Small business employers in the U.S. added 30,000 jobs in November, according to Intuit, while the hours worked and compensation also rose.
However, small business revenue fell 0.3 percent in October, continuing a decline that began in February.
Intuit’s Small Business Employment Index indicated that employment rose by 0.14 percent in November, equating to an annualized growth rate of 1.7 percent. Average monthly compensation grew by 0.5 percent, or $14. Average monthly hours worked increased by 0.11 percent, or six minutes. The index is based on data from Intuit Online Payroll and QuickBooks Online Payroll, covering the period from January 2007 through Nov. 23.
"The results are definitely mixed for small businesses," said Susan Woodward, the economist who worked with Intuit to create the indexes. "We began seeing some employment gains in April 2010, but between March and September 2012, the numbers began to drop again. The good news is they are back up for October and November."
Hourly employees at small business worked an average of 110.1 hours in November, up slightly from the revised figure of 110 hours in October, making for a 25.4-hour workweek.
Average monthly pay for small business employees rose to $2,861 in November, up 0.5 percent from the October revised figure of $2,847 per month. This equates to an increase of $14, up from the decrease of $3 seen from September to October. The equivalent annual wages would be about $34,300 per year, which is part-time work for many small business employees.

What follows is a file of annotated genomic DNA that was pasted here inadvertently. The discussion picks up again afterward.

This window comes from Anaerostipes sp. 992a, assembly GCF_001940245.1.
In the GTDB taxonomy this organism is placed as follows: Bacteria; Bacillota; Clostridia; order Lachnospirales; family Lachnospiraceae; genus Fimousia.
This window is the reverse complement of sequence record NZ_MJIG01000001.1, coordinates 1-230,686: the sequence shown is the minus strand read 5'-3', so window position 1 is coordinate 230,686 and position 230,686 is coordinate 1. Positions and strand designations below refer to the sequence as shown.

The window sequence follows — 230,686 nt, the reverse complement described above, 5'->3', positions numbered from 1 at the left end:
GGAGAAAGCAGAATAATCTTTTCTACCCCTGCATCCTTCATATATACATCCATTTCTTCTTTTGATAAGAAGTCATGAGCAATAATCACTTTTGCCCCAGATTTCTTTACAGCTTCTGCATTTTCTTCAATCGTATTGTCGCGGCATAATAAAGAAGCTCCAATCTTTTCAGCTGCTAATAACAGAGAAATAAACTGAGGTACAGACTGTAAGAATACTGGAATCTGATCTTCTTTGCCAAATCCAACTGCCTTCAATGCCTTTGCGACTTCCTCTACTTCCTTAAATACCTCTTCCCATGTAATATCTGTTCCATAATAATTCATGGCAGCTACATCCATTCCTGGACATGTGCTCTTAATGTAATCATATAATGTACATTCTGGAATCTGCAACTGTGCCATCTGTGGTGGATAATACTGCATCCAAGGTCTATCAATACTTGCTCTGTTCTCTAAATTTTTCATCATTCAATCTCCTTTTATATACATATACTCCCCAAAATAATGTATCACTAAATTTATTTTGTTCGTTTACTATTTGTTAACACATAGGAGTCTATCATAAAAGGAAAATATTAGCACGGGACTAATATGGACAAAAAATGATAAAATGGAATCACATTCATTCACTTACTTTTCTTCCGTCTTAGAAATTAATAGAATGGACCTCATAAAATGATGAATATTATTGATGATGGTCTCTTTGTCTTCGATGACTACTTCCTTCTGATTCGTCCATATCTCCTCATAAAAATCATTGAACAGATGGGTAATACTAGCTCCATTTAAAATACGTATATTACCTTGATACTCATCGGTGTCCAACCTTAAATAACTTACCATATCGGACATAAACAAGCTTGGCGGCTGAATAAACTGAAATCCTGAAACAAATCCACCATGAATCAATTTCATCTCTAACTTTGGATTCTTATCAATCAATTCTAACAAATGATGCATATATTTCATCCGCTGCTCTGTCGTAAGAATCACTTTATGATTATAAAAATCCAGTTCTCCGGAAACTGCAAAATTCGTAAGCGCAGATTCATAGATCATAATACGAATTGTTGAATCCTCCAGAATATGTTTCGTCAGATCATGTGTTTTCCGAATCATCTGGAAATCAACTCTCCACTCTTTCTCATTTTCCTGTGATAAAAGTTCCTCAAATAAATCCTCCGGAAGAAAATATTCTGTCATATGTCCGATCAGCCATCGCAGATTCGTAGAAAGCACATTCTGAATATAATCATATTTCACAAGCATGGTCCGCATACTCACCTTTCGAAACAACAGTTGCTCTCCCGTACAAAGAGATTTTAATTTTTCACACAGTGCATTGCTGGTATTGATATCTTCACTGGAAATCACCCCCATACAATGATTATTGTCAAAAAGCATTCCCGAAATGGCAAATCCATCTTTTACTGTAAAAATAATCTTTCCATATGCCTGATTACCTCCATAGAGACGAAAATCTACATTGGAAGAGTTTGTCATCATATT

Intuit’s Employment Index showed growth in all parts of the U.S., except the West North Central, East North Central and New England regions, where the number of jobs declined. The largest employment increases occurred in Maryland and Utah, while Michigan and Kansas experienced the largest decreases.
The October Small Business Revenue Index indicated a 0.3 percent decline from the previous month. The real estate and health care industries saw the biggest drop-offs, at 0.9 and 0.7 percent respectively. Professional services followed with a decline of 0.6 percent. The index is based on data from QuickBooks Online and covers the period from January 2005 through Oct. 31.
"The decline in small business revenue is disheartening, and appears to be happening despite a rise in single-family construction and existing home sales," said Woodward. "There has also been a 4.4 percent increase in the number of people who are self-employed since November 2011. That brings new entrants to compete with incumbents and may explain the steady decrease in revenue per small business.”